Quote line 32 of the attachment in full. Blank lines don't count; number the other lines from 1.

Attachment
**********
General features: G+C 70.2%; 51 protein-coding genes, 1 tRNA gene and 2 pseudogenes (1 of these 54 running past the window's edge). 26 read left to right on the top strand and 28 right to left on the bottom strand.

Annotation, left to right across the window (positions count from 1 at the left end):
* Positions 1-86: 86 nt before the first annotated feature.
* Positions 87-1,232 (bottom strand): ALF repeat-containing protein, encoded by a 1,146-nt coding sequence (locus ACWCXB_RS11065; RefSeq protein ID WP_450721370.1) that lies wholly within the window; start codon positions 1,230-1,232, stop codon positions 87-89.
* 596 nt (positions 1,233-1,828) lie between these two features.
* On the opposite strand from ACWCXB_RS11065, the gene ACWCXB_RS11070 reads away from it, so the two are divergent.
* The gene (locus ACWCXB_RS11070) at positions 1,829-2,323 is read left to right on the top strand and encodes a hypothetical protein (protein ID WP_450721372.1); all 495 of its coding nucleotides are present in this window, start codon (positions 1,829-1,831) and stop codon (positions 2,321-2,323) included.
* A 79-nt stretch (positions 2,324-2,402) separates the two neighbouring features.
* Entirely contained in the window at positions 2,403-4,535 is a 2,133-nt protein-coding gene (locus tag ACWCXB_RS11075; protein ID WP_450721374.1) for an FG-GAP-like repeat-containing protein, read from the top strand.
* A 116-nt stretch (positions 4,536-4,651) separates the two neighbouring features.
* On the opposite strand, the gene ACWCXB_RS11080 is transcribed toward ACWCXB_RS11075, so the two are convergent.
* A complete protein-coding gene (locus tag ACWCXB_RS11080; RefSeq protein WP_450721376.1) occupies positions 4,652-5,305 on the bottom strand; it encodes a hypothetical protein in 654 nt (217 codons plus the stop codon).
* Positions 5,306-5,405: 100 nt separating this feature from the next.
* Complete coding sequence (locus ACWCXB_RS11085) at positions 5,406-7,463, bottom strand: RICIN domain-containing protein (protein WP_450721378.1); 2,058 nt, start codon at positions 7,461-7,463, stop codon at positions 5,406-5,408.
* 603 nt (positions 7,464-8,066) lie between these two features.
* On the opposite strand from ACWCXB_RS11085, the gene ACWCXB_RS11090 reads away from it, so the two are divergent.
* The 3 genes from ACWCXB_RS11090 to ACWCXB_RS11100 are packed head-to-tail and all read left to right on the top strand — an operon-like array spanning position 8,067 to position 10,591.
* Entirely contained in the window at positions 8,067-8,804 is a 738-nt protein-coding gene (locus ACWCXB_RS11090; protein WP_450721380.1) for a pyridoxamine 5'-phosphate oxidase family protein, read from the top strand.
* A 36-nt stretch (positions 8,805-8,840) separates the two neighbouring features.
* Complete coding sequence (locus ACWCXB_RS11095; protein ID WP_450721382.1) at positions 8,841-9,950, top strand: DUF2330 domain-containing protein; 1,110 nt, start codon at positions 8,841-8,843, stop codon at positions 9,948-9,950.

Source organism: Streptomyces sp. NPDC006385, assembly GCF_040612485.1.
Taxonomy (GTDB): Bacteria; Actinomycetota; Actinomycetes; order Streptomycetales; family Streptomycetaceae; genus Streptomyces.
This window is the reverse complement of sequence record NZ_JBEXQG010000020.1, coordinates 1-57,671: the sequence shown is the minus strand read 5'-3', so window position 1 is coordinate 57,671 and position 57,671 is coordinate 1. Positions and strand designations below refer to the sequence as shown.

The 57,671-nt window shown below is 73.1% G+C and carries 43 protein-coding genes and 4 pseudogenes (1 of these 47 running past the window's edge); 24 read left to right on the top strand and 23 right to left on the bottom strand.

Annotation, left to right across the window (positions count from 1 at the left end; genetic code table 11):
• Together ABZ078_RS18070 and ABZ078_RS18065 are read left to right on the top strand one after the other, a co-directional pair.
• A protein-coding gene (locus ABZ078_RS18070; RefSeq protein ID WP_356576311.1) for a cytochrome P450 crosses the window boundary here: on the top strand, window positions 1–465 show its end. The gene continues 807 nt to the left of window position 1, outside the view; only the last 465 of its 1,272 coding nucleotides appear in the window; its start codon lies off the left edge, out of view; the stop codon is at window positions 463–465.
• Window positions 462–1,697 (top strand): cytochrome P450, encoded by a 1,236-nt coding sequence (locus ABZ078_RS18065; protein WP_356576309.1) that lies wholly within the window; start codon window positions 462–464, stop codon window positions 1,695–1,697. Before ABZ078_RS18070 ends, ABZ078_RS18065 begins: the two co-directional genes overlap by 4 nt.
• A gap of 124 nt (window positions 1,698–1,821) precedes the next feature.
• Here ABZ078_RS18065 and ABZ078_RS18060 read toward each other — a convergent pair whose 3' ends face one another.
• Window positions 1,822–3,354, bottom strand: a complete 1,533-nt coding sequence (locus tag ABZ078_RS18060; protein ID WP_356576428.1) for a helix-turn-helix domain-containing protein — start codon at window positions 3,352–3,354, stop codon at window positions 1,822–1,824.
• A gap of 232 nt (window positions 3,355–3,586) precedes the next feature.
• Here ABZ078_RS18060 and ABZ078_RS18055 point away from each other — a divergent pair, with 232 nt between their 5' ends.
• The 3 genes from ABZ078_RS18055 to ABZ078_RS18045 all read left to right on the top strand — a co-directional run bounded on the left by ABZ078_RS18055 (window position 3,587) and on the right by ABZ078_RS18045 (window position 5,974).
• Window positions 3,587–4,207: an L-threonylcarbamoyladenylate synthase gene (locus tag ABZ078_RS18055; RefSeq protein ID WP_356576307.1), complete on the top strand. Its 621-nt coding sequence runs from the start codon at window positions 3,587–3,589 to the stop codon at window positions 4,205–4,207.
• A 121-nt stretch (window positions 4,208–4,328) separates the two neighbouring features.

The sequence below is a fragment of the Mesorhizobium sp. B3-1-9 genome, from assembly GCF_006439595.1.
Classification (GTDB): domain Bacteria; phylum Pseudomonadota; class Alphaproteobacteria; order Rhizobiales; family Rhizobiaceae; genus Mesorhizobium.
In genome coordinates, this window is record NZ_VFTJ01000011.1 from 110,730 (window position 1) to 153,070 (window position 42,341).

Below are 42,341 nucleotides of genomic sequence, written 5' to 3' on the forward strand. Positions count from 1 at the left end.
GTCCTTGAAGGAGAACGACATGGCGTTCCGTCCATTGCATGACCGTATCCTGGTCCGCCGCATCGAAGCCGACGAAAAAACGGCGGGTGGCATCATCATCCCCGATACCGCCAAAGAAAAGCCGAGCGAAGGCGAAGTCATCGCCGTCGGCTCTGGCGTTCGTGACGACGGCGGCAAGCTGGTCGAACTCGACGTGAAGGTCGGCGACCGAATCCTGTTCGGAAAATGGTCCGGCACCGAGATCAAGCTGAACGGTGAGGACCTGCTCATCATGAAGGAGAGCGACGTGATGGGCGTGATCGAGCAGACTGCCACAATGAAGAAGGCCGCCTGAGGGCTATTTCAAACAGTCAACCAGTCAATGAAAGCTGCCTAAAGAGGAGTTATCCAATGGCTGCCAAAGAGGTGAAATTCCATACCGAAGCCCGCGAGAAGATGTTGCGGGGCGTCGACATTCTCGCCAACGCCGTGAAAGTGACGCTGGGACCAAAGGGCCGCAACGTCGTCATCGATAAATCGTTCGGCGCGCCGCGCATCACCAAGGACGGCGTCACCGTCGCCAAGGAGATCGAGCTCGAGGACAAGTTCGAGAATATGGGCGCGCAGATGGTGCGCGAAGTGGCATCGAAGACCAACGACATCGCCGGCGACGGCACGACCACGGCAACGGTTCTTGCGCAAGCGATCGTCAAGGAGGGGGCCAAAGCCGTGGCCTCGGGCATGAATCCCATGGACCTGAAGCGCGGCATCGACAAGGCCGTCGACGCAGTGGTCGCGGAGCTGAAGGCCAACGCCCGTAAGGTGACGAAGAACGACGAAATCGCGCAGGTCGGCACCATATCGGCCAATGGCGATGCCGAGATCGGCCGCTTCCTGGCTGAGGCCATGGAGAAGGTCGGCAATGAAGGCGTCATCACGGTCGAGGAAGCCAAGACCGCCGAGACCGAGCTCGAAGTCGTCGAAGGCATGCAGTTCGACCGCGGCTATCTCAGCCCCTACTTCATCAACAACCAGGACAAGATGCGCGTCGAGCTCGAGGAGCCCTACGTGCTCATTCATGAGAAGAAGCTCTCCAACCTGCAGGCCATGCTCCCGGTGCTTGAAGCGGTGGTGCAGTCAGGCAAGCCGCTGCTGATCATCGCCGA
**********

• A gap of 232 nt (window positions 3,355–3,586) precedes the next feature.